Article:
Document Detail

Rates of medical errors and preventable adverse events among hospitalized children following implementation of a resident handoff bundle.
MedLine Citation:
PMID:  24302089     Owner:  NLM     Status:  MEDLINE    
IMPORTANCE: Handoff miscommunications are a leading cause of medical errors. Studies comprehensively assessing handoff improvement programs are lacking.
OBJECTIVE: To determine whether introduction of a multifaceted handoff program was associated with reduced rates of medical errors and preventable adverse events, fewer omissions of key data in written handoffs, improved verbal handoffs, and changes in resident-physician workflow.
DESIGN, SETTING, AND PARTICIPANTS: Prospective intervention study of 1255 patient admissions (642 before and 613 after the intervention) involving 84 resident physicians (42 before and 42 after the intervention) from July-September 2009 and November 2009-January 2010 on 2 inpatient units at Boston Children's Hospital.
INTERVENTIONS: Resident handoff bundle, consisting of standardized communication and handoff training, a verbal mnemonic, and a new team handoff structure. On one unit, a computerized handoff tool linked to the electronic medical record was introduced.
MAIN OUTCOMES AND MEASURES: The primary outcomes were the rates of medical errors and preventable adverse events measured by daily systematic surveillance. The secondary outcomes were omissions in the printed handoff document and resident time-motion activity.
RESULTS: Medical errors decreased from 33.8 per 100 admissions (95% CI, 27.3-40.3) to 18.3 per 100 admissions (95% CI, 14.7-21.9; P < .001), and preventable adverse events decreased from 3.3 per 100 admissions (95% CI, 1.7-4.8) to 1.5 (95% CI, 0.51-2.4) per 100 admissions (P = .04) following the intervention. There were fewer omissions of key handoff elements on printed handoff documents, especially on the unit that received the computerized handoff tool (significant reductions of omissions in 11 of 14 categories with computerized tool; significant reductions in 2 of 14 categories without computerized tool). Physicians spent a greater percentage of time in a 24-hour period at the patient bedside after the intervention (8.3%; 95% CI 7.1%-9.8%) vs 10.6% (95% CI, 9.2%-12.2%; P = .03). The average duration of verbal handoffs per patient did not change. Verbal handoffs were more likely to occur in a quiet location (33.3%; 95% CI, 14.5%-52.2% vs 67.9%; 95% CI, 50.6%-85.2%; P = .03) and private location (50.0%; 95% CI, 30%-70% vs 85.7%; 95% CI, 72.8%-98.7%; P = .007) after the intervention.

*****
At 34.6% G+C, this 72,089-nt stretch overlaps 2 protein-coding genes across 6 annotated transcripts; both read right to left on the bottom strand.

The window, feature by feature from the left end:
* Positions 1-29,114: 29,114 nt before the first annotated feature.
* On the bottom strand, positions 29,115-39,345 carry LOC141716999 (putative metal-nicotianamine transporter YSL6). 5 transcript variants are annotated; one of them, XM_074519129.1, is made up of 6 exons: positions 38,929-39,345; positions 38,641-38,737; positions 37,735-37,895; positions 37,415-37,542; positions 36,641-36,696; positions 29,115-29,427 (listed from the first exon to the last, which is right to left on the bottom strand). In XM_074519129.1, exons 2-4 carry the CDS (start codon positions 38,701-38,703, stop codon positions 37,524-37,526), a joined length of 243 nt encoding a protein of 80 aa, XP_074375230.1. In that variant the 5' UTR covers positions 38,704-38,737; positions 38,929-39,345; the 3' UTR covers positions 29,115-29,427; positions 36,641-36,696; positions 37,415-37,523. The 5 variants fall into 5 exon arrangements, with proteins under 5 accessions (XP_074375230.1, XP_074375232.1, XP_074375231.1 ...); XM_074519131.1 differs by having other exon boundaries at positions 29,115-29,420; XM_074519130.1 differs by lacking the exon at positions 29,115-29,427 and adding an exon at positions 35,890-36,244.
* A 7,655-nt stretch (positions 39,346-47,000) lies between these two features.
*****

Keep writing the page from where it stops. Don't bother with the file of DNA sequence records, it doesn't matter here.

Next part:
CONCLUSIONS AND RELEVANCE: Implementation of a handoff bundle was associated with a significant reduction in medical errors and preventable adverse events among hospitalized children. Improvements in verbal and written handoff processes occurred, and resident workflow did not change adversely.
Amy J Starmer; Theodore C Sectish; Dennis W Simon; Carol Keohane; Maireade E McSweeney; Erica Y Chung; Catherine S Yoon; Stuart R Lipsitz; Ari J Wassner; Marvin B Harper; Christopher P Landrigan
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Publication Detail:
Type:  Journal Article; Research Support, N.I.H., Extramural; Research Support, Non-U.S. Gov't; Research Support, U.S. Gov't, P.H.S.    
Journal Detail:
Title:  JAMA     Volume:  310     ISSN:  1538-3598     ISO Abbreviation:  JAMA     Publication Date:  2013 Dec 
Date Detail:
Created Date:  2013-12-04     Completed Date:  2013-12-13     Revised Date:  2014-09-17    
Medline Journal Info:
Nlm Unique ID:  7501160     Medline TA:  JAMA     Country:  United States    
Other Details:
Languages:  eng     Pagination:  2262-70     Citation Subset:  AIM; IM    
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MeSH Terms
Child, Hospitalized
Electronic Health Records
Hospitals, Pediatric
Internship and Residency*
Intervention Studies
Medical Errors / prevention & control*
Patient Admission*
Patient Care Team
Patient Handoff / standards*
Prospective Studies
Grant Support
1K12HS019456-01/HS/AHRQ HHS; T32 HP10018//PHS HHS; UL1TR000128/TR/NCATS NIH HHS
Comment In:
JAMA. 2013 Dec 4;310(21):2255-6   [PMID:  24302086 ]

From MEDLINE®/PubMed®, a database of the U.S. National Library of Medicine

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